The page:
“East of West” takes another step in the right direction. The world begins to rebuild after the events of the first few issues. Death is on a quest to retrieve what was taken from him, and the President ensures nothing will be taken from the people ever again. Hickman and Dragotta go the extra mile to show just how the world has reeled from the events of the first arc and how nothing will ever be the same going forward.
I often forget that “East of West” is for better or worse: a western. The story sometimes wanders, the characters sometimes meander, and we only scratch the surface of the world. However, the dynamic at play is one that is larger than all of that, it’s the interplay of good and evil and how we react to it. Like any good Western it really boils down to something that simple.
With that in mind, Hickman pushes into the eighth chapter with even more focus. A new president is elected, and Death seems to be more driven. The new president is quickly established as a formidable opponent who will not back down quite so easily. As she would have to be, given the way the last president went out. Death and his team have found a person that they hope will lead them to what they seek, but it’s unclear if the path will get any easier.
Dragotta’s art is still wonderfully in sync with Hickman’s massive script. As Death descends into the labyrinthine chamber holding what he seeks most, you’ll marvel at Dargotta’s clean paneling and structure. The entire sequence reminded me of the best MC Esher paintings although not quite as trippy.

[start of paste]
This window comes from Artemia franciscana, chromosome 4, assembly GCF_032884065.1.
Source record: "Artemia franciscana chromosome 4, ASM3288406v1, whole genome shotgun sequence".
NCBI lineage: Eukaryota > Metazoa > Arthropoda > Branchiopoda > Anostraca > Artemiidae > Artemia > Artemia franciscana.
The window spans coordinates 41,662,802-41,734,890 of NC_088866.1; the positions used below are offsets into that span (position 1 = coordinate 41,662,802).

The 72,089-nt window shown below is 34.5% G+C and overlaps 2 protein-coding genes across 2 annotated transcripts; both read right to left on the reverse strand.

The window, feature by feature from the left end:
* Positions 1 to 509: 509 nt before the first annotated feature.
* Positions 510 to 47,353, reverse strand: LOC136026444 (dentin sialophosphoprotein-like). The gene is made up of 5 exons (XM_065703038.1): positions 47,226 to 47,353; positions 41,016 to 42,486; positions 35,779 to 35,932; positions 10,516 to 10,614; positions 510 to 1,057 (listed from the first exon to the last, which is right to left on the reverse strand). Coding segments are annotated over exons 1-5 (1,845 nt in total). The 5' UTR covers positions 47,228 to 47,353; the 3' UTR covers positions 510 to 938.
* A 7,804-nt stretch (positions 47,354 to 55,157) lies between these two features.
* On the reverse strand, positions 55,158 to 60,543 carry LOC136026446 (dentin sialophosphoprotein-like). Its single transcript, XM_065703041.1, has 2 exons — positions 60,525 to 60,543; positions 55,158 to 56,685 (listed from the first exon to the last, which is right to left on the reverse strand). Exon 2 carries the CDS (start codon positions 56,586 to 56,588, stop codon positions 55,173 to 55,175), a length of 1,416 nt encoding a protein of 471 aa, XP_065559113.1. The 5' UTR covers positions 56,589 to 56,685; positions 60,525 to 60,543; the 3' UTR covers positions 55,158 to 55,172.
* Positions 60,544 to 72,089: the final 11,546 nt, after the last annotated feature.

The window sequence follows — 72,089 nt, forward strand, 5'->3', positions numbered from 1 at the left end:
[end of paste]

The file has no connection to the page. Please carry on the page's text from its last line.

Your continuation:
Dragotta also spends a lot of time making the new president a force to be reckoned with. His depiction of her is formidable,. Her face wears the burden of her power with a thin veil. She’s going to make the world pay for what happened to it, but through paying she will structure them into a force that will oppose and vanquish Death. Make no mistake.
So again, the slow plod of the narrative continues. Albeit much more interesting than some other chapters. This is a terribly difficult book to review on a month-to-month basis, as the narrative always feels larger than the issue that houses it. It may be a symptom of longer form comic book storytelling. There are not really clear arcs, and there has been little in the way of resolution so far.
However, the book continues to impress. The creation of the world alone is something to marvel at. Dragotta’s artwork is meant to be with Hickman’s words. There is something prophetic about this book that you won’t find much anywhere else. So again I find myself recommending it, but only if you have the patience of a saint.
Rating: 3.5/5 Skulls
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